New European EPR Rules For Textile Recycling: The Producer Pays Principal

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New European EPR Rules For Textile Recycling: The Producer Pays Principal

On March 13th, the European Parliament voted to adopt proposals for reducing waste from textiles. For the industry, this means the implementation of measures that would require fashion brands and textile producers to pay for the collection and recycling of clothing and footwear. The regulations would form part of a refresh to the EU Waste Framework, which currently outlines extended producer responsibility (EPR) for packaging, batteries, and electric and electronic equipment.

Globally, textile waste has significant environmental impacts. It is resource-, water- and land-intensive, polluting – from chemical dying in production to the degradation caused in landfill – and emits high levels of GHGs throughout its life cycle, based on production, transportation and the volume of items placed on the market. A report published by the Guardian in 2023 shone light on the 100 tonnes of clothing from Western countries that are sent to Accra, Ghana, every day, as a cheaper alternative to sustainably re-using or recycling garments in their markets of origin.

Verdantix has been monitoring regulations that seek to engrain circular production and consumption models into the apparel industry. The France Anti Waste Law (AGEC), a new French bill to penalize fast fashion brands, the Netherlands EPR for Textiles Decree and the California Fashion Act have all been designed to improve the negative externalities associated with the industry – and to shift business models towards circularity. These are timely precursors to the EU Ecodesign for Sustainable Product Regulation (ESPR) which will focus on requiring information on the durability, reusability, repairability and recyclability of products intended for sale in EU markets to be shared.

The good news for brands is that the opportunity for obtaining value from a growing resale market is significant. In 2021, British resale marketplace Depop was acquired by Etsy for $1.6 billion. Thredup has estimated that the current global market for secondhand apparel surpassed $200 billion in revenue in 2023. Organizations are taking advantage with alterations to their operating models. Uniqlo has take-back schemes in its shops to encourage recycling of used garments. Patagonia has a Worn Wear strategy to extend the useful life cycle of products, through repair and reuse services, upcycling into new clothing, or through mechanical or chemical recycling.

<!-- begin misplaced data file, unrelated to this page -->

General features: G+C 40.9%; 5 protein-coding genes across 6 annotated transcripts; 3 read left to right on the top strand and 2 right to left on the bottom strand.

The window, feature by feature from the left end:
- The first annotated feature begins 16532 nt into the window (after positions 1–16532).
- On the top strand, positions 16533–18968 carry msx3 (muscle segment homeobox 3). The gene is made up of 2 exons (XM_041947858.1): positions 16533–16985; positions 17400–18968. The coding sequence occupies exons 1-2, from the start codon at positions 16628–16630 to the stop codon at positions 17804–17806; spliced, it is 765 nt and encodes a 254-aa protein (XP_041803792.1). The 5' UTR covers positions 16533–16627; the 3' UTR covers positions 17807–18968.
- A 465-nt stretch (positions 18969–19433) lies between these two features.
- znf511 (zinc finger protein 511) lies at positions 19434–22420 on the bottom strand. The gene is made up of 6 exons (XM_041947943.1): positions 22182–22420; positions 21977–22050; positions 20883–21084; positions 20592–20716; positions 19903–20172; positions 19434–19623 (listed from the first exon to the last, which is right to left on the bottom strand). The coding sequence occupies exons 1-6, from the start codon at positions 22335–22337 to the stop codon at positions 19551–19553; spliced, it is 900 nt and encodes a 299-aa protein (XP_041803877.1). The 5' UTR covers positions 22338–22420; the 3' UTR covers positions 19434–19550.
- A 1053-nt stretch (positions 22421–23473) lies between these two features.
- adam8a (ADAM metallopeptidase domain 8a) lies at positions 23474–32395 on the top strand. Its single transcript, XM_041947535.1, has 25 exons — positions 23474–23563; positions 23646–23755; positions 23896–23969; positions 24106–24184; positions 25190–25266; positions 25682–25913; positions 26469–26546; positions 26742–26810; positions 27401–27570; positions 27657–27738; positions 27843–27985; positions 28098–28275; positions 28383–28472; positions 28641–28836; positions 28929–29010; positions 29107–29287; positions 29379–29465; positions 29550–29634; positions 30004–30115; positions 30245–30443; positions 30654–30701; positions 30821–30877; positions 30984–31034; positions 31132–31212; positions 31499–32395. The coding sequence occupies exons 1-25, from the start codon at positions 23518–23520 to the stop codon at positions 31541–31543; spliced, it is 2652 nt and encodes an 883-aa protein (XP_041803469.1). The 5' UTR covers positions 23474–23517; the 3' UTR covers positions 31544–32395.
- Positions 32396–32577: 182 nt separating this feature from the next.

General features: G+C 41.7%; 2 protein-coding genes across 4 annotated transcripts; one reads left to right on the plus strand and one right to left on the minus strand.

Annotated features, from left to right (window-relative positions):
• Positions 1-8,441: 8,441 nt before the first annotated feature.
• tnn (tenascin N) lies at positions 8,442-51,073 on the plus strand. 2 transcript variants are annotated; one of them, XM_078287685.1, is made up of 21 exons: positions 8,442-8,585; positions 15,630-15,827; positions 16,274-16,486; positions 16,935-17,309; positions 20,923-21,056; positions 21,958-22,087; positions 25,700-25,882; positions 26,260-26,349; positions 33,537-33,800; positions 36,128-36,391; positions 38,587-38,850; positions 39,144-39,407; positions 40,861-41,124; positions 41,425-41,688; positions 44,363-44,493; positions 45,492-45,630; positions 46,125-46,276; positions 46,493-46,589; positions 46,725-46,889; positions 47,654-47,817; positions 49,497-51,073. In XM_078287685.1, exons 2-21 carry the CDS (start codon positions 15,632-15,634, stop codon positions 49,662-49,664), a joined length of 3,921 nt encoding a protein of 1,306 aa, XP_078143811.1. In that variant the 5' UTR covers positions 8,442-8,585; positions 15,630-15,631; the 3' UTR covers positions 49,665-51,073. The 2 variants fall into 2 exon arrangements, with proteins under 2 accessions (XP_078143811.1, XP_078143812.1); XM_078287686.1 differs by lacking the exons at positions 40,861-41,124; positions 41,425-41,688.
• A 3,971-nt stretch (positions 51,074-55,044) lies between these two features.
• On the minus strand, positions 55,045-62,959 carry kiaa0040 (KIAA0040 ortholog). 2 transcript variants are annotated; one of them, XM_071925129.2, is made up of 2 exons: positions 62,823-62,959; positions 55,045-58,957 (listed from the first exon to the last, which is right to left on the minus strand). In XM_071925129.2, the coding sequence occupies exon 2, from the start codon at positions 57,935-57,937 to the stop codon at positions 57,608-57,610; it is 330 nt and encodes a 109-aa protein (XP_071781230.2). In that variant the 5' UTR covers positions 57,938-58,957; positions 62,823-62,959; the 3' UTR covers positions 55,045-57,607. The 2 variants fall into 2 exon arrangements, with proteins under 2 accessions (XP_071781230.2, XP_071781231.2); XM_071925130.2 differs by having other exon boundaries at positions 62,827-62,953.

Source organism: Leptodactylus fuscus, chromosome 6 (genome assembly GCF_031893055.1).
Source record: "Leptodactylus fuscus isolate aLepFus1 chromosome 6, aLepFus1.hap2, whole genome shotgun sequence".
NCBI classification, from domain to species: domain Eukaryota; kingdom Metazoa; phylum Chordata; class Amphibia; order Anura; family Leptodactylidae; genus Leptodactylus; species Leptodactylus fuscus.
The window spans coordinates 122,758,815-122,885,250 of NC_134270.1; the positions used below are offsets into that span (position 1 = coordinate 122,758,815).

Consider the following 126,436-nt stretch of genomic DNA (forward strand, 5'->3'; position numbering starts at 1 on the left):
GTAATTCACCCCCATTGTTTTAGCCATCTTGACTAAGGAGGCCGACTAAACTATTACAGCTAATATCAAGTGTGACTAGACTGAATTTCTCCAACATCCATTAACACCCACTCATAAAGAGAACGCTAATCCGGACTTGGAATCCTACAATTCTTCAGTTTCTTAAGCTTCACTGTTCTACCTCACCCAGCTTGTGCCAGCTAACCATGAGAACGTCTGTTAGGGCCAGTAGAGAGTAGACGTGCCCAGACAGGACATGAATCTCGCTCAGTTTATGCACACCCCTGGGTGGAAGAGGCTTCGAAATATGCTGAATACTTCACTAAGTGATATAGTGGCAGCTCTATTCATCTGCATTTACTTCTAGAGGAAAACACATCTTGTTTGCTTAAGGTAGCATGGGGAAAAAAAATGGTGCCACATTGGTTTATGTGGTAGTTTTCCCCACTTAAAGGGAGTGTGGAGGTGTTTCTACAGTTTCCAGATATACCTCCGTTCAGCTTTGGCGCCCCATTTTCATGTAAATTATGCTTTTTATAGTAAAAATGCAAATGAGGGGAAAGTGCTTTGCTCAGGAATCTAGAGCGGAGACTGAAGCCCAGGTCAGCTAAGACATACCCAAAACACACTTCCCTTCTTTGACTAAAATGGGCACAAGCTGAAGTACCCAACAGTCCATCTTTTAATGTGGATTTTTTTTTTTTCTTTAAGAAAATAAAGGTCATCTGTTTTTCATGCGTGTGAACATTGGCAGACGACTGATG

While there are costs associated with collecting, sorting and recycling clothing under the proposed EPR schemes, brands already active in the market are not only improving their sustainability performance but may also be able to tap additional value in the secondhand market and utilize materials for maximum useful lifespans.

There are also technology platforms that enable circularity. These range from supply chain traceability solutions, like TrustTrace, that can illuminate material origins and provide clarity on product composition for end of life decision-making to digital product passport solutions, like TwinTags, that connect clothing producers with consumers through QR codes, delivering information on product extension and recyclability. Increasingly, smart recycling solution providers such as Greyparrot are driving efficiencies in material recovery facilities (MRF) and maximizing ROI through material value recapture. For more insights into circular economy digital solutions head here


Guy Lewis

Industry Analyst

Guy is an Industry Analyst in the Verdantix ESG & Sustainability practice. He currently leads research on circular economy software and services and supports research across several other ESG and sustainability themes. Prior to joining Verdantix, Guy was an energy specialist helping to optimize member experience, through which he gained knowledge of both operations and smart technologies. Guy holds a BA in Geography from the University of Manchester, with a placement year at the University of Queensland.